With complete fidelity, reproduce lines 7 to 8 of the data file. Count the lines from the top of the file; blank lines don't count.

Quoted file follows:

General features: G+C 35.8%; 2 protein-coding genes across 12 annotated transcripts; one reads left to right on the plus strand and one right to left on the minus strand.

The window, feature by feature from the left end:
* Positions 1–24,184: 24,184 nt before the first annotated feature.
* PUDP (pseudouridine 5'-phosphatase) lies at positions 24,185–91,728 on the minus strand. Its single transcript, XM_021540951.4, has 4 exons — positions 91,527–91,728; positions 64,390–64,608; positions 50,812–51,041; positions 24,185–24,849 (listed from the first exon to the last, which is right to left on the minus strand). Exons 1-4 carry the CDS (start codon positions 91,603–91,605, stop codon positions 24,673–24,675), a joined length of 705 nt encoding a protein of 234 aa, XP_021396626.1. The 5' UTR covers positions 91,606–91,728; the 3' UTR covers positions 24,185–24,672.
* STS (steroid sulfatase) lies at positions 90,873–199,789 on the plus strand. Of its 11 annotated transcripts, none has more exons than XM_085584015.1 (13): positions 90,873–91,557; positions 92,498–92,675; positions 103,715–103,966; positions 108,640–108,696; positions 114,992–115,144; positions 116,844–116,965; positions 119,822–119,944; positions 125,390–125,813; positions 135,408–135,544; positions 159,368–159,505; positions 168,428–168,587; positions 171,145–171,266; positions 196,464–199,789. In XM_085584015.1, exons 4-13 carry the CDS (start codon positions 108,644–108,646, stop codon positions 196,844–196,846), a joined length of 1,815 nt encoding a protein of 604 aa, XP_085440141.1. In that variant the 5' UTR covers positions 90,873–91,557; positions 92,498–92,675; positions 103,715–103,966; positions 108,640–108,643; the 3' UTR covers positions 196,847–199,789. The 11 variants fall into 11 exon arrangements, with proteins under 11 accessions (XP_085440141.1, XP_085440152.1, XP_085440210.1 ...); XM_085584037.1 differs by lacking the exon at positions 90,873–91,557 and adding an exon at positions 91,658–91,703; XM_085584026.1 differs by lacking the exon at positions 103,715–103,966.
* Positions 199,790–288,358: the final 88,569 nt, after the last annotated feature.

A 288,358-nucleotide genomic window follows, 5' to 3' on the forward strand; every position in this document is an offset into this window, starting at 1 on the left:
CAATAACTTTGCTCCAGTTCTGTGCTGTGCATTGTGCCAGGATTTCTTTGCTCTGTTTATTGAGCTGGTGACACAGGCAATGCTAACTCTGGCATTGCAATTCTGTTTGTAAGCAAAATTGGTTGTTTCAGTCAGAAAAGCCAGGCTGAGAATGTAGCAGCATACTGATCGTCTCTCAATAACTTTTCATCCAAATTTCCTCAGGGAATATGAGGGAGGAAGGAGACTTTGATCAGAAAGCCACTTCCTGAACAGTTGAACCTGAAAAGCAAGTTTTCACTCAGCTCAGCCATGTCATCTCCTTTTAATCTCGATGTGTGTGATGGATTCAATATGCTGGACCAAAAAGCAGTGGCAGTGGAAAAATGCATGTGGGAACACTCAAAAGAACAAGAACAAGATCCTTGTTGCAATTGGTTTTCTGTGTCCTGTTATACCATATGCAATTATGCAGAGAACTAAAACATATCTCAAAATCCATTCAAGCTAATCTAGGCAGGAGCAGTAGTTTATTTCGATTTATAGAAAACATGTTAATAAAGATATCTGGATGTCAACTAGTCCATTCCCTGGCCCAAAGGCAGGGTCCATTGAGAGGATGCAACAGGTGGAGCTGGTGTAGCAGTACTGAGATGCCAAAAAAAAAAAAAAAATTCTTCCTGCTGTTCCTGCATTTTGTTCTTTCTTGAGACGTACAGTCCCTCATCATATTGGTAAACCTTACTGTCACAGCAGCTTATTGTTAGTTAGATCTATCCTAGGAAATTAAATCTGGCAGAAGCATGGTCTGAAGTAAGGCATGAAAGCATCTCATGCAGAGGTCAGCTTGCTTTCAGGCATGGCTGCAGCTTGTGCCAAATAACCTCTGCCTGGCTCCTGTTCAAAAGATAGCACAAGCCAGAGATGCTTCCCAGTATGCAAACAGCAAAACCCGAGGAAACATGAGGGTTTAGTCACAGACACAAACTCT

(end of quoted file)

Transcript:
A 288,358-nucleotide genomic window follows, 5' to 3' on the forward strand; every position in this document is an offset into this window, starting at 1 on the left:
CAATAACTTTGCTCCAGTTCTGTGCTGTGCATTGTGCCAGGATTTCTTTGCTCTGTTTATTGAGCTGGTGACACAGGCAATGCTAACTCTGGCATTGCAATTCTGTTTGTAAGCAAAATTGGTTGTTTCAGTCAGAAAAGCCAGGCTGAGAATGTAGCAGCATACTGATCGTCTCTCAATAACTTTTCATCCAAATTTCCTCAGGGAATATGAGGGAGGAAGGAGACTTTGATCAGAAAGCCACTTCCTGAACAGTTGAACCTGAAAAGCAAGTTTTCACTCAGCTCAGCCATGTCATCTCCTTTTAATCTCGATGTGTGTGATGGATTCAATATGCTGGACCAAAAAGCAGTGGCAGTGGAAAAATGCATGTGGGAACACTCAAAAGAACAAGAACAAGATCCTTGTTGCAATTGGTTTTCTGTGTCCTGTTATACCATATGCAATTATGCAGAGAACTAAAACATATCTCAAAATCCATTCAAGCTAATCTAGGCAGGAGCAGTAGTTTATTTCGATTTATAGAAAACATGTTAATAAAGATATCTGGATGTCAACTAGTCCATTCCCTGGCCCAAAGGCAGGGTCCATTGAGAGGATGCAACAGGTGGAGCTGGTGTAGCAGTACTGAGATGCCAAAAAAAAAAAAAAAATTCTTCCTGCTGTTCCTGCATTTTGTTCTTTCTTGAGACGTACAGTCCCTCATCATATTGGTAAACCTTACTGTCACAGCAGCTTATTGTTAGTTAGATCTATCCTAGGAAATTAAATCTGGCAGAAGCATGGTCTGAAGTAAGGCATGAAAGCATCTCATGCAGAGGTCAGCTTGCTTTCAGGCATGGCTGCAGCTTGTGCCAAATAACCTCTGCCTGGCTCCTGTTCAAAAGATAGCACAAGCCAGAGATGCTTCCCAGTATGCAAACAGCAAAACCCGAGGAAACATGAGGGTTTAGTCACAGACACAAACTCT